In 1987 when Hilo clothing designer Sig Zane began experimenting with fabric, he told another interviewer was because he “wanted to create gifts of love.” His designs for men and women are always linked to Hawaiian culture and hula (his wife is Kumu Nalani Kanaka`ole and his son Kuhao, COO, also dances), most often featuring designs of Native Hawaiian flora, and other everyday yet meaningful objects like eucalyptus seeds, as well as local places. Because Zane grounds his designs in the land, he focuses on educating others this way about culture and principles and values through plants.
We talked last October about one place he gets inspiration, and I include the full interview below.
What I’m Reading | Sig Zane
Q&A with Christine Thomas
–What are you reading?
There is one book that I always refer to and that is “The Polynesian Family System in Ka’u Hawaii,” and by E.S. Craighill Handy and Mary Kawena Pukui.
–How did you discover it?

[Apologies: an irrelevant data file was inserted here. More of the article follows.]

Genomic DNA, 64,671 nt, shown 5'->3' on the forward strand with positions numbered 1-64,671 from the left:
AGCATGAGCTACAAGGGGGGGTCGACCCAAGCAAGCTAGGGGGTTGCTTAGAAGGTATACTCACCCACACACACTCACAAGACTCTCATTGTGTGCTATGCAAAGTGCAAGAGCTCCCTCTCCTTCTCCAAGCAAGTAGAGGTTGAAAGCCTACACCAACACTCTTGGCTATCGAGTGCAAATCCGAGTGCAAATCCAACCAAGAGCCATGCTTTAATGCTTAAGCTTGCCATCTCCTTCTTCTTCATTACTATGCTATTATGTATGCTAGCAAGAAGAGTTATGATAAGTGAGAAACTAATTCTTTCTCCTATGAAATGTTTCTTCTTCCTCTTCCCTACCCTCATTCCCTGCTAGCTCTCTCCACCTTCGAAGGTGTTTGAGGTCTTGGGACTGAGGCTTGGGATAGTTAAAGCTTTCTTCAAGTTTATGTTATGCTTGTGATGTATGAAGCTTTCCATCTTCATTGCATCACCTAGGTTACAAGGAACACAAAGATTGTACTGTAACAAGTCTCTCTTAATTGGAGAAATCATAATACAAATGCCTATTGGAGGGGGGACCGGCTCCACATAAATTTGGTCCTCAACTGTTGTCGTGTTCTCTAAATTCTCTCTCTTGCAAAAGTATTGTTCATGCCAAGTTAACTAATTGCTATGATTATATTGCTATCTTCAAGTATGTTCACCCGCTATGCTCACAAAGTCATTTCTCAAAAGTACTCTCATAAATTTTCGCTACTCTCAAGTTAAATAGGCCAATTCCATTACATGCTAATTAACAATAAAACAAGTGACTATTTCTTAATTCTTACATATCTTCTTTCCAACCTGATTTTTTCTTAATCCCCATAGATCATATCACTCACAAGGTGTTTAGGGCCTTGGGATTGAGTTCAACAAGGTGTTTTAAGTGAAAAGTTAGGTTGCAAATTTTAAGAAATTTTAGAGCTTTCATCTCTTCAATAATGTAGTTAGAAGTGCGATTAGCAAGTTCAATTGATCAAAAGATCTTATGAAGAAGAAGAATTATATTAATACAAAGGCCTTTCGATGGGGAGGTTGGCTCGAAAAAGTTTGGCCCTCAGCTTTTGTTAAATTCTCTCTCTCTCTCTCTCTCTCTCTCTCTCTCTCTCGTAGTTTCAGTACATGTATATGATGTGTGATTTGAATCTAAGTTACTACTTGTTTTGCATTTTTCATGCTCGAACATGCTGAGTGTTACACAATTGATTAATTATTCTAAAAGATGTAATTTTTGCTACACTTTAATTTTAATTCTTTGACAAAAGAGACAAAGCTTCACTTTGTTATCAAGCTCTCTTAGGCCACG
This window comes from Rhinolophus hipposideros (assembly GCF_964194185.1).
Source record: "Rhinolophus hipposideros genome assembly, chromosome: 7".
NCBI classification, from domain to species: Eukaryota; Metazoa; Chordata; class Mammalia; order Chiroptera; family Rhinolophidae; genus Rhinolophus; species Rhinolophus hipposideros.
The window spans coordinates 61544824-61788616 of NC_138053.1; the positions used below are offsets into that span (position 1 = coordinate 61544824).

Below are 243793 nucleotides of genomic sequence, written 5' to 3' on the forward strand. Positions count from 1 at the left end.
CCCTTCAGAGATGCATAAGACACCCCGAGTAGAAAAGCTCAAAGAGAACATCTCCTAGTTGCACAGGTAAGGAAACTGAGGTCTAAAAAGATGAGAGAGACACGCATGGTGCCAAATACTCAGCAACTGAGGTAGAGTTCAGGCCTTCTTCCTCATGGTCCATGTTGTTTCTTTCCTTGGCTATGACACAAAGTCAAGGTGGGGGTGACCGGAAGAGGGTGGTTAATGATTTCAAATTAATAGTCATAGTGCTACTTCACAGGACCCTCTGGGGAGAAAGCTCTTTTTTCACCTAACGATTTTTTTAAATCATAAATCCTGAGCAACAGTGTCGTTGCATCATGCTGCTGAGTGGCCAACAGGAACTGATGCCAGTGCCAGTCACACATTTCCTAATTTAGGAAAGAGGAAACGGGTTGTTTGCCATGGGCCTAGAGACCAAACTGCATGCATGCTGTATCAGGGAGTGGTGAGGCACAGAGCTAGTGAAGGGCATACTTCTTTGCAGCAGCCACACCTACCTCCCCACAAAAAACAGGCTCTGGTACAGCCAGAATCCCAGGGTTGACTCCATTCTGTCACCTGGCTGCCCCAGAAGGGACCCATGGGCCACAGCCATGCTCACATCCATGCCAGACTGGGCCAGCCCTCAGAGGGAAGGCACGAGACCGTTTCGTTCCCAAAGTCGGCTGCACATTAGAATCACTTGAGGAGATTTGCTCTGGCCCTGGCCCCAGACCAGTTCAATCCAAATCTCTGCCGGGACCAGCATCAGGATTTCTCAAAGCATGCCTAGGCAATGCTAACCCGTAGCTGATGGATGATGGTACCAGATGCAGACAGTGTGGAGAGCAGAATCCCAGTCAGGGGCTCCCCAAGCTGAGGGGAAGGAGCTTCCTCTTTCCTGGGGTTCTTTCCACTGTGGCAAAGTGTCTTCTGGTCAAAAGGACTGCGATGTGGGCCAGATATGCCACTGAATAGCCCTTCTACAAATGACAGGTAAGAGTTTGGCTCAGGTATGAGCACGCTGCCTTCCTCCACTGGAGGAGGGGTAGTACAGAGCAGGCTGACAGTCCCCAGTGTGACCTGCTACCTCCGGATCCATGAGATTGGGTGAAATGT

It’s been a book that we’ve referred to many, many times in my family here. My wife’s family is from Ka`u and ohana to Mary Kawena Pukui. What it also does for me is, it’s just a return to reading about the foundation values of the family. I always go back to it. There’s many, many things in there that talk about traditional values, rearing, kinship—just a very important book. It really talks all about life, totally.
–What parts do you often revisit?
Well, one of the last parts I was reading was about the calling out to people when they’re passing the house. You call out and invite them in—it’s a manner of hospitality. I was just reading hat because I needed to share that with somebody, but in a modern day society. I was working with a company with that. I went to tell them that in the old style this is what it was like, but we can still use the same values in today’s society.
–Does this book, as well as your own family, help you to better educate others about Hawaiian values through design?
All the time. Even the Hawaiian dictionary—these are things that are always at my side. I’m always referring to it. It did come about specifically when I met my mother in law. She was the one who told us that we need to share our experiences and our knowledge so that the next generation has something and they know how to practice and know our belief system. It was she, in the mid ‘70s, who told me this and I was so inspired by her. So since then I’ve been doing it.